Though Metal Gear Solid 4: Guns of the Patriots is considered one of the best Metal Gear Solid games in the series, replaying it now unfortunately means accepting some harsh realities about the title. With its ambitious story and dazzlingly impressive visuals, the game understandably wowed critics and fans when it was first released in 2008. Even by the high standards of the Metal Gear franchise, Metal Gear Solid 4 received overwhelming universal acclaim and it would be easy to assume replaying the game would reflect this.
However, the gaming scene has changed a lot in 15 years and so have players’ expectations. Modern gamers have higher standards when it comes to graphics and Metal Gear Solid 5 has raised the bar for what great stealth games can be, both of which have made its predecessor’s shortcomings a lot harder to ignore. From its convoluted plot to its notorious over-reliance on cutscenes, these are some of the biggest issues that arise when playing Metal Gear Solid 4: Guns of the Patriots today.
Despite not being a particularly long game, Metal Gear Solid 4: Guns of the Patriots makes the player sit through a ridiculous amount of cutscenes in order to complete it. Even though cutscenes already dominate the start of the game, they become even more pervasive over time and gameplay segments are few and far between. It’s easy to see why some fans just want a Metal Gear Solid movie at this point.
Whilst it was something that many critics raised when Metal Gear Solid 4: Guns of the Patriots was first released, replaying the title now only drives home the issue. The sheer cinematic and technically impressive nature of the cutscenes might have been enough to dazzle players back then, but modern gamers aren’t so easily impressed, meaning the lack of gameplay is all the more frustrating.
Metal Gear Solid: Guns of the Patriots‘ over-abundance of cutscenes is compounded by the fact that the game isn’t paced particularly well at all. Although it’s initially promising and the opening acts hint at a potentially decent balance between gameplay and cutscenes, it’s something that quickly disintegrates as the game continues.
For those already familiar with the story having played through it once before, the issues with pacing become even more apparent and detract from what’s meant to be one of the best stories in the Metal Gear Solid series. Given a replay should be a chance to savor the experience, it’s disappointing how fast the best parts of the game seem to rush by as a result of this poor pacing.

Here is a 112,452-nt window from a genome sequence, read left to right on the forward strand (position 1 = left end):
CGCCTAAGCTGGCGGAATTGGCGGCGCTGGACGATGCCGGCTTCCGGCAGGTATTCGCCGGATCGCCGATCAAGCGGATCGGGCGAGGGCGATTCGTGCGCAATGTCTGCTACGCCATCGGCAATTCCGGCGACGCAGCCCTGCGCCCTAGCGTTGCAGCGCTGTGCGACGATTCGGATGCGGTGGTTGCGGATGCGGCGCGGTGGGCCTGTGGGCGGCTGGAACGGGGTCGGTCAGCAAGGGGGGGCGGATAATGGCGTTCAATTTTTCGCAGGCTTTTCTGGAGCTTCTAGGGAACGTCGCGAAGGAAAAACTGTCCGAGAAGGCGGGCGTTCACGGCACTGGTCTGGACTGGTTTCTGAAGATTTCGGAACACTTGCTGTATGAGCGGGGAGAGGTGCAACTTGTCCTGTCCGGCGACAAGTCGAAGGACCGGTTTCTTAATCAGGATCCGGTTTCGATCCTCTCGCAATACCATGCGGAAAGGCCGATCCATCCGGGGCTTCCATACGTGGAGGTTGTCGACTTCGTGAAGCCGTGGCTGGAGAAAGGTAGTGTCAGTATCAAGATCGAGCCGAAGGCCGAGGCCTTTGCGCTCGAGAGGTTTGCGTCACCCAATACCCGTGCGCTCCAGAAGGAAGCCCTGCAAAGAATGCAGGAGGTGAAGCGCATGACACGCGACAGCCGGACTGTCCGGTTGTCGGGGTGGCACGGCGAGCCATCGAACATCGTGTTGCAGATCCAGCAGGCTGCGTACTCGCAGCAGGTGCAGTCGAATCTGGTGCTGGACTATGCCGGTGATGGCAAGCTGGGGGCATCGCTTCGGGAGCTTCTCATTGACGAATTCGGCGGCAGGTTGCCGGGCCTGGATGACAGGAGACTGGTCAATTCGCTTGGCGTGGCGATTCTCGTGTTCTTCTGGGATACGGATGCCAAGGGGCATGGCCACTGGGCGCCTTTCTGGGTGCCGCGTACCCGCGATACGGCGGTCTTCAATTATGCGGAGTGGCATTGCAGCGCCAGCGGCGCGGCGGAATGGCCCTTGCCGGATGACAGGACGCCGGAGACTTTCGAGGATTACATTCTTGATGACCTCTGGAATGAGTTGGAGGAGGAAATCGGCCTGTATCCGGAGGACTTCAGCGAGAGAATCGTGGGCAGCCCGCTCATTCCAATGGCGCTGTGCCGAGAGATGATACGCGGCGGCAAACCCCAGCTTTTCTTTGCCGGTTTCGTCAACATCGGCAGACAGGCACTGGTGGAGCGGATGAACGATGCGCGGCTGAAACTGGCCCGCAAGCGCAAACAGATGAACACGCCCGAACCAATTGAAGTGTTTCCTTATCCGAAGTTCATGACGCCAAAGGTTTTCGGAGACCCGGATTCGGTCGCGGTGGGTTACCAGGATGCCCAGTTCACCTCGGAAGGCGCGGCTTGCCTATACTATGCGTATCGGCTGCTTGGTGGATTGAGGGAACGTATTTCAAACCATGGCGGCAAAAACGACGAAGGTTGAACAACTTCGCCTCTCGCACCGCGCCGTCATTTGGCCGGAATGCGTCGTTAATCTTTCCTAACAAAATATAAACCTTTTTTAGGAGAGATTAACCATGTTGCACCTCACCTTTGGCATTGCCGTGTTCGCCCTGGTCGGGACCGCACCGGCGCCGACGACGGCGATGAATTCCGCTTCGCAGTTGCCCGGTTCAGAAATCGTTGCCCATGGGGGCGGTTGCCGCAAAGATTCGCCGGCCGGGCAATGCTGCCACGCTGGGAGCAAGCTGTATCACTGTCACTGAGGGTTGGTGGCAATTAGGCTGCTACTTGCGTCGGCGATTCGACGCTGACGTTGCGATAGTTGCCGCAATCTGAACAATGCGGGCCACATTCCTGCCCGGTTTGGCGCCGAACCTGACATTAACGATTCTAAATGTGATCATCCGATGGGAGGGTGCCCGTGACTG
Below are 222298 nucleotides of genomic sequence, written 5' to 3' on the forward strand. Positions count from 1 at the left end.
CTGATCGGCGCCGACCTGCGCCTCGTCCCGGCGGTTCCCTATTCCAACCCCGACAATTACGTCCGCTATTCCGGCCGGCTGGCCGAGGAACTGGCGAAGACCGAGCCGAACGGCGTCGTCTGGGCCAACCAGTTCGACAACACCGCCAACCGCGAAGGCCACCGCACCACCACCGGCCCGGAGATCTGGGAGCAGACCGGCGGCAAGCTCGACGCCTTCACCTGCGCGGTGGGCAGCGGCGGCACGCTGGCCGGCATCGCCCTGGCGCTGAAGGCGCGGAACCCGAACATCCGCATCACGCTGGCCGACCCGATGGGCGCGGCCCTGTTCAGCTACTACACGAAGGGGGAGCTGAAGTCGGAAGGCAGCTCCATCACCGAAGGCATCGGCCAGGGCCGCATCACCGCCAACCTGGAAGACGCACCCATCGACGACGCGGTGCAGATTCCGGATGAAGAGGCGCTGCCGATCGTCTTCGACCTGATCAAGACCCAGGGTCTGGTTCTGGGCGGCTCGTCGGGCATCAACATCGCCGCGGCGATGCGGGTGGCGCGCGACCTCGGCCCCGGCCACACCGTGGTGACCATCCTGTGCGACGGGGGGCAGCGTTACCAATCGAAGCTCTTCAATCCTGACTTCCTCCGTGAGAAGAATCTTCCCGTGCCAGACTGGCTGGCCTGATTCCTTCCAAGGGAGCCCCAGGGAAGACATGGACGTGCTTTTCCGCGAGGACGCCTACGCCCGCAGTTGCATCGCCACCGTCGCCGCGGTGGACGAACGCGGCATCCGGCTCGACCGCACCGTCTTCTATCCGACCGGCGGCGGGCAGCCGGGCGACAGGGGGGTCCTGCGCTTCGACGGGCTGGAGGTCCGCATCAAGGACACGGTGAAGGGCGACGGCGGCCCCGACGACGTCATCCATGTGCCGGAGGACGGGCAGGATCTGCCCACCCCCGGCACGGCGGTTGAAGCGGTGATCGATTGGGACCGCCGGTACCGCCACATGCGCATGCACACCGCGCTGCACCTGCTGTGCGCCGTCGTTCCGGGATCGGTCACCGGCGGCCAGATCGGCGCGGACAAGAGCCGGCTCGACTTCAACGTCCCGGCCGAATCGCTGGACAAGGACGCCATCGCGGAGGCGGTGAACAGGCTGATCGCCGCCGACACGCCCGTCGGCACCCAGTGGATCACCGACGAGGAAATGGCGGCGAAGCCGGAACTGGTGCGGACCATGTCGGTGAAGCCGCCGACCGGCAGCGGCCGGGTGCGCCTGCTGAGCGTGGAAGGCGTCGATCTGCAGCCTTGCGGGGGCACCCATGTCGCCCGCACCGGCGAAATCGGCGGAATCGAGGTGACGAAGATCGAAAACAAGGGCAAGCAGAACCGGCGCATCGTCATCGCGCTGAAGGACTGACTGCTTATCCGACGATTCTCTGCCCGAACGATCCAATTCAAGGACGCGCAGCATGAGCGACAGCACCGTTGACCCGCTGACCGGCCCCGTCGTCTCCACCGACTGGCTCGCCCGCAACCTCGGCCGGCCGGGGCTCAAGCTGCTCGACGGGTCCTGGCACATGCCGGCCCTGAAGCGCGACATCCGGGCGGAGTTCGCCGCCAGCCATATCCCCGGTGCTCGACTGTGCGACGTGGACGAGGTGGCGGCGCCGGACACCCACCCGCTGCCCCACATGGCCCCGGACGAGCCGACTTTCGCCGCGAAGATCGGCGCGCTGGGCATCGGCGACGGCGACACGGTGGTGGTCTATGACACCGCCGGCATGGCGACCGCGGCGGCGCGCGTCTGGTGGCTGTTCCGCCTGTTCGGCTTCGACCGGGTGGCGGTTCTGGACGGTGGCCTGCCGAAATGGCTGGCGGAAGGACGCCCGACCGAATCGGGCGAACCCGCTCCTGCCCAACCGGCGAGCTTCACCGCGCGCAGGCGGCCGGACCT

Metal Gear Solid is a series that’s always been about complex plots full of thought-provoking twists but Metal Gear Solid 4: Guns of the Patriots arguably crosses the line into simply being overly convoluted instead. With so much going on and a lot of it being far-fetched even by Metal Gear Solid standards, it’s a lot to take in.
The game’s overwhelmingly confusing story is made all the more frustrating by the fact that Metal Gear Solid 4 has tons of intriguing ideas at its heart. Unfortunately, despite Hideo Kojima’s talent for writing great video games, he seemingly didn’t know quite how to turn them into a coherent plot for this title.
Metal Gear Solid‘s treatment and over-sexualization of women have generated plenty of criticism over the years. However, in Metal Gear Solid 4, the unnecessary and lingering body shots of female characters are egregious even compared to previous Metal Gear Solid games.
This might not have been particularly abnormal in the 2000s, but the gaming landscape has changed a lot and Metal Gear Solid 4 now seems like something of a regrettable relic from that era as a result. Additionally, the sexualization of the BB Corps is particularly uncomfortable given their plotline’s focus on each woman’s mental trauma. Some of Metal Gear Solid‘s most iconic characters are women, so it’s a shame when it lets fans down in this area.
Although there are tons of improvements in the gameplay of Metal Gear Solid 4: Guns of the Patriots like the new control scheme and camouflage system, there’s one major reason why playing the game now just doesn’t feel as great as it used to. That reason is the game’s sequel – Metal Gear Solid 5: The Phantom Pain.